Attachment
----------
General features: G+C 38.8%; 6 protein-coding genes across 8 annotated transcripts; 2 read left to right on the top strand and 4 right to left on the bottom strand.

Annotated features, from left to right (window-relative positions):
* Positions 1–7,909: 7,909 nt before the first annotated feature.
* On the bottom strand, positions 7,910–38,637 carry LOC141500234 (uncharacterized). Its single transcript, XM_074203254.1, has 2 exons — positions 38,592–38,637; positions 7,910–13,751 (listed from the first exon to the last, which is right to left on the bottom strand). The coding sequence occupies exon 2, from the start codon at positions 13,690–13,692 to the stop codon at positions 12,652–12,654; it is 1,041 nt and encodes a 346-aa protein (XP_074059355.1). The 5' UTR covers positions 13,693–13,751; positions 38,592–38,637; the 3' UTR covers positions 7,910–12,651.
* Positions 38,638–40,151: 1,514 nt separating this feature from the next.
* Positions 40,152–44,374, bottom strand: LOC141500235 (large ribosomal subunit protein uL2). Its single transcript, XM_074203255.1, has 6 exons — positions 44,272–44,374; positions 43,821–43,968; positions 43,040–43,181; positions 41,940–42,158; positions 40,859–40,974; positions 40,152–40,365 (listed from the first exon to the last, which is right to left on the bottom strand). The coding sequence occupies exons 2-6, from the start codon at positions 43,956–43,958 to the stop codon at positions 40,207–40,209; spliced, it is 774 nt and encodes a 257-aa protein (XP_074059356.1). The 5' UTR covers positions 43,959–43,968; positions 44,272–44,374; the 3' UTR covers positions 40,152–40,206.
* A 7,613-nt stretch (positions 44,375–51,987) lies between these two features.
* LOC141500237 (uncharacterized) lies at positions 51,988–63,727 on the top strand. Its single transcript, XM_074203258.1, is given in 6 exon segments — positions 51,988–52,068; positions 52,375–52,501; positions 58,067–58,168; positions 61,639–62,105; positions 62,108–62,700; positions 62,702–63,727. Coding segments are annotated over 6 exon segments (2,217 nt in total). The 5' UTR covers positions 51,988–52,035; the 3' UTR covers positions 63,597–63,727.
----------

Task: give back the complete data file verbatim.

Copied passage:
General features: G+C 38.8%; 6 protein-coding genes across 8 annotated transcripts; 2 read left to right on the top strand and 4 right to left on the bottom strand.

Annotated features, from left to right (window-relative positions):
* Positions 1–7,909: 7,909 nt before the first annotated feature.
* On the bottom strand, positions 7,910–38,637 carry LOC141500234 (uncharacterized). Its single transcript, XM_074203254.1, has 2 exons — positions 38,592–38,637; positions 7,910–13,751 (listed from the first exon to the last, which is right to left on the bottom strand). The coding sequence occupies exon 2, from the start codon at positions 13,690–13,692 to the stop codon at positions 12,652–12,654; it is 1,041 nt and encodes a 346-aa protein (XP_074059355.1). The 5' UTR covers positions 13,693–13,751; positions 38,592–38,637; the 3' UTR covers positions 7,910–12,651.
* Positions 38,638–40,151: 1,514 nt separating this feature from the next.
* Positions 40,152–44,374, bottom strand: LOC141500235 (large ribosomal subunit protein uL2). Its single transcript, XM_074203255.1, has 6 exons — positions 44,272–44,374; positions 43,821–43,968; positions 43,040–43,181; positions 41,940–42,158; positions 40,859–40,974; positions 40,152–40,365 (listed from the first exon to the last, which is right to left on the bottom strand). The coding sequence occupies exons 2-6, from the start codon at positions 43,956–43,958 to the stop codon at positions 40,207–40,209; spliced, it is 774 nt and encodes a 257-aa protein (XP_074059356.1). The 5' UTR covers positions 43,959–43,968; positions 44,272–44,374; the 3' UTR covers positions 40,152–40,206.
* A 7,613-nt stretch (positions 44,375–51,987) lies between these two features.
* LOC141500237 (uncharacterized) lies at positions 51,988–63,727 on the top strand. Its single transcript, XM_074203258.1, is given in 6 exon segments — positions 51,988–52,068; positions 52,375–52,501; positions 58,067–58,168; positions 61,639–62,105; positions 62,108–62,700; positions 62,702–63,727. Coding segments are annotated over 6 exon segments (2,217 nt in total). The 5' UTR covers positions 51,988–52,035; the 3' UTR covers positions 63,597–63,727.